How to introduce an accurate small delay in a task without CPU overload?

Question

I am implementing a communication algorithm to send information periodically and very fast, i.e. 1ms between packs. I've a functional version that uses Tasks to send the packs. Here an example of my code:

private void Work()
{
    Stopwatch stopwatch = new Stopwatch();
    stopwatch.Start();

    while (!cancellationTokenSource.Token.IsCancellationRequested)
    {
        if (!Pack.PeriodicOn)
            cancellationTokenSource.Cancel();

        // Time used to send the packs before the interval time
        double tolerance = Pack.Interval * 0.2F;

        // In case of interval bigger than 25ms send pasks only 5ms before
        if (tolerance > 5) tolerance = 5;

        TimeSpan timeSpan = stopwatch.Elapsed;

        // The waiting time is controlled by the condition below, if the condition is false, the while loop continues execution         
        // Send the information a little bit before to interval time to deal with the transmision delay
        if (Pack.LastSent.TotalMilliseconds == 0 ||
             timeSpan.TotalMilliseconds - Pack.LastSent.TotalMilliseconds >=
             (Pack.Interval - tolerance))
        {
            SendData(Pack);
            Pack.LastSent = timeSpan;
        }
    }

    Pack.LastSent = new TimeSpan(0);
}

My problem relies in the fact that the CPU usage increases to an undesirable levels. I know that I can avoid that by introducing some delay, but, Thread.Sleep(1) is very inaccurate and the real transmission interval between packs rises, if I use await Task.Delay(1) seems to produce the same effect.

Does anybody have an alternative way to introduce, accurately, delay in tasks?

Thanks in advance!


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| c#   | .net   | multithreading   | winforms   | task   2016-12-21 23:12 3 Answers

Answers ( 3 )

  1. 2016-12-22 04:12

    How to introduce an accurate small [1ms] delay without CPU overload [on Windows]?

    You can't, sorry. The system scheduler on windows is only slightly adjustable (by selecting Adjust for best performance of Applications in the advanced system properties dialog for Windows Server or setting a registry value), but it won't go into sub-millisecond territory. If it did, the performance of the entire system would suffer unacceptably.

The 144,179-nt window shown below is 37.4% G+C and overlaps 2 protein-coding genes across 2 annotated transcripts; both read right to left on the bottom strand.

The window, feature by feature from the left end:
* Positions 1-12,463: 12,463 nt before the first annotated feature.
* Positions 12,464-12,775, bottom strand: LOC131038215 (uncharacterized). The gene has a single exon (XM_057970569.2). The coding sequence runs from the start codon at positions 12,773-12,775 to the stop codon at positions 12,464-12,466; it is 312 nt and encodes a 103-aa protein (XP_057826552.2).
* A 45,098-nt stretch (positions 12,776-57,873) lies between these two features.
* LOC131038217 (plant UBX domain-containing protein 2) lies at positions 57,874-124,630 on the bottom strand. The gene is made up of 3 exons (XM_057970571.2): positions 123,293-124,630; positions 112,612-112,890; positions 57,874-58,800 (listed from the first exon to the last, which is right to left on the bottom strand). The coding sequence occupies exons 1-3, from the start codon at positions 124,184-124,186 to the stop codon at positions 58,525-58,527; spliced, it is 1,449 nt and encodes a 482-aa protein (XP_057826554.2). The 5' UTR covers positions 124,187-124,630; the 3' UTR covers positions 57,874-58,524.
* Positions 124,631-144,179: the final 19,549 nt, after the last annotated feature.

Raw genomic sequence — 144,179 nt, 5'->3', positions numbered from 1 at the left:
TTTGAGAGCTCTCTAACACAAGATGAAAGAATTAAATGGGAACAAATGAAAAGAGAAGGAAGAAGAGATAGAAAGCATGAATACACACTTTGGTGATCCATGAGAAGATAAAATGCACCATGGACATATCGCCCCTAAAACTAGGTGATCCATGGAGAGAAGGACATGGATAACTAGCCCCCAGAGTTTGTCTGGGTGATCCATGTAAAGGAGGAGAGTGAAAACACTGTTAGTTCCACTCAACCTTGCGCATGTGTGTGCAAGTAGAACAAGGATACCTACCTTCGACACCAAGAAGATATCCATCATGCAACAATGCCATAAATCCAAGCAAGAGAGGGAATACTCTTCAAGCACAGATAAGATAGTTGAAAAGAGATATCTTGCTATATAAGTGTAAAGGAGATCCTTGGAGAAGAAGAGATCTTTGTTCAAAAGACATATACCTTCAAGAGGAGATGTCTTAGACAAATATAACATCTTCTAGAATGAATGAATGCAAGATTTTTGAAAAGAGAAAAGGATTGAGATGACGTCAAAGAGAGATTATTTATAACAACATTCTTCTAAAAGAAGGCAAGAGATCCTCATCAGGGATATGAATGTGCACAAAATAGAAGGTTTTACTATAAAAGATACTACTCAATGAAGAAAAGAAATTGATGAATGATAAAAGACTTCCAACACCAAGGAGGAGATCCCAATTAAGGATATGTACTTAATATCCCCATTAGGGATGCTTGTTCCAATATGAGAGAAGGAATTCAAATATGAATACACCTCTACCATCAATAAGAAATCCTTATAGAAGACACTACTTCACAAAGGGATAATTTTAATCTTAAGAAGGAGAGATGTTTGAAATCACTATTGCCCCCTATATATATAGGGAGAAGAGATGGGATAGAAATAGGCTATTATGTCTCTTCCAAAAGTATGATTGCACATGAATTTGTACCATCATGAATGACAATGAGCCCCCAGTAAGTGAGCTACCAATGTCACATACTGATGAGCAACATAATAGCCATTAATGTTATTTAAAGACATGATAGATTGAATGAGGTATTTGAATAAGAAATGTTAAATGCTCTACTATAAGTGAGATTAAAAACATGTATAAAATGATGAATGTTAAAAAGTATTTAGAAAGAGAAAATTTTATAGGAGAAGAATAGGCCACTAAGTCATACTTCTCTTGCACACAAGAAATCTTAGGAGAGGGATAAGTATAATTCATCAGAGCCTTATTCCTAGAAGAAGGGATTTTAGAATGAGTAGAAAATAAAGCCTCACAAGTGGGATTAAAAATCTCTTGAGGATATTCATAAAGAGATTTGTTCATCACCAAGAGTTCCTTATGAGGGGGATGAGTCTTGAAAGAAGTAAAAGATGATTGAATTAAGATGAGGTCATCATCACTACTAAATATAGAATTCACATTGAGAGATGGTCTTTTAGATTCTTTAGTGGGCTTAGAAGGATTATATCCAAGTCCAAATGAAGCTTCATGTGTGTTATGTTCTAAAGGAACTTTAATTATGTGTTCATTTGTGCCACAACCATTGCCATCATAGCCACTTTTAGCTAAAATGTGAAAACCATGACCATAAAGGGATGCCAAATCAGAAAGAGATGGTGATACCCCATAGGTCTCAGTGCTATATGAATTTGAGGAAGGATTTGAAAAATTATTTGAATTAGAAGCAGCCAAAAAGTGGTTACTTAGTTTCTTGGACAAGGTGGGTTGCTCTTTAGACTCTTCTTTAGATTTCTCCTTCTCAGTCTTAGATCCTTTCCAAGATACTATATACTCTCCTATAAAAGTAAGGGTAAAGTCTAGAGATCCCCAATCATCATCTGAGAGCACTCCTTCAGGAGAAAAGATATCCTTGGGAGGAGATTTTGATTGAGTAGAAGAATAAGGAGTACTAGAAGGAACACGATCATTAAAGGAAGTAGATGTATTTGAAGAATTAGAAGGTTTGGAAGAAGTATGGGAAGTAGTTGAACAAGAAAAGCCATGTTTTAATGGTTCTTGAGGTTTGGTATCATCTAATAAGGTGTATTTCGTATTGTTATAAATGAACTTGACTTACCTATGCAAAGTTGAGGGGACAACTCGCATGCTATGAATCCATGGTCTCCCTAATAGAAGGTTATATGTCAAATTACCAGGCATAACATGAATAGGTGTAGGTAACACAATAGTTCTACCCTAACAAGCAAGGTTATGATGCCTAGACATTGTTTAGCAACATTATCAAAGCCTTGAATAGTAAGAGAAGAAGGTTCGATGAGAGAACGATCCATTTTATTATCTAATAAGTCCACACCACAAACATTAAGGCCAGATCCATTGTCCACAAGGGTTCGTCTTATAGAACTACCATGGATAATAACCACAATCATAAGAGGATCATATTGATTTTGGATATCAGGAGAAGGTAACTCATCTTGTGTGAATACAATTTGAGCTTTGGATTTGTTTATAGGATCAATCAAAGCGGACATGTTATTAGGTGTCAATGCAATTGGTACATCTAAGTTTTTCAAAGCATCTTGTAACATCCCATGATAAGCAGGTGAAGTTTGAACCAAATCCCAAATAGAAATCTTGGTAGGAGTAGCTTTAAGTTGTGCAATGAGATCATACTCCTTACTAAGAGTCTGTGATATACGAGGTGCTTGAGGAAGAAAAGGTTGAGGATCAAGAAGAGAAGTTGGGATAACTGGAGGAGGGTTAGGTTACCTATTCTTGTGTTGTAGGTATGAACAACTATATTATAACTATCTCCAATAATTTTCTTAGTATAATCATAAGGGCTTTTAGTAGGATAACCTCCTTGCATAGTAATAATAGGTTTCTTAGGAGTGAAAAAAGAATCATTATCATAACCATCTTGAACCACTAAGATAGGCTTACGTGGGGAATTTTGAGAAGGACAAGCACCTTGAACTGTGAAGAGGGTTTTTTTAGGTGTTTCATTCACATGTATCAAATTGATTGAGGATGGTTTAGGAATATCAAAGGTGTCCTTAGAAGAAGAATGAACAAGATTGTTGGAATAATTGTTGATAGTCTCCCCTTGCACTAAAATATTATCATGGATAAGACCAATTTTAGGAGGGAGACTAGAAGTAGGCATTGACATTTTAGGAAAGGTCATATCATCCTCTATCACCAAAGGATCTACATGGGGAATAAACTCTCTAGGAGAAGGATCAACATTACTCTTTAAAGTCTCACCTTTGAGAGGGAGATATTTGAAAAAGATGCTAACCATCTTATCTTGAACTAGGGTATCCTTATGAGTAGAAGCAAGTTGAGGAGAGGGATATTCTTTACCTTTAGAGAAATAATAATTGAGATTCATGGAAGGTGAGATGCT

Depending on your hardware, I think it might be possible to reduce the system clock resolution as low as 0.5ms; however, the minimum thread quantum you can set is 6, which would require two clock ticks to reduce to 0. So you'd still end up with a quantum of 1ms, which is at least twice as slow as you'd need. And, of course, you'd reduce your battery life by ~15% (from what I've read).

    For more information, read Windows Internals.

  2. 2016-12-22 06:12

    Windows is not real-time OS so timers are not guaranteed to work precisely. A typical system clock has about 15 ms accuracy. However it is possible to get more accurate events than the standard System.Threading.Timer. The Windows API has timers designed for multimedia scenarios that can fire at more precise intervals. I have update the code in a GitHub repo I maintain, HighPrecisionTimer, that leverages that API, to include a Task based MultimediaTimer.Delay method:

    private static async Task RunEveryMillisecond(CancellationToken token)
    {
        Stopwatch s = Stopwatch.StartNew();
        TimeSpan prevValue = TimeSpan.Zero;
        int i = 0;
        while (true)
        {
            Console.WriteLine(s.ElapsedMilliseconds);
            await MultimediaTimer.Delay(1, token);
            if (Console.KeyAvailable)
            {
                return;
            }
    
            i++;
        }
    }
    

    Note that this fires about every 1.5 ms on my system and it can still hit CPU for about 10% when running so it's not a negligible hit on system resources. The standard timer method included in the project are a bit more accurate and efficient (less CPU overhead, ~1%) for running methods on the 1 ms level. My guess is that there is more allocation and garbage collection overhead in the Task-based Delay method.

    Note that using this API can have side-effects like shorter battery life. However it is useful for test type scenarios where shorter timings are desired.

  3. 2016-12-22 06:12

    you can start many consecutive threads say n (n=10 or 20 etc.)(n is the number of threads) after 1ms delay and in each task you can wait for n milliseconds.

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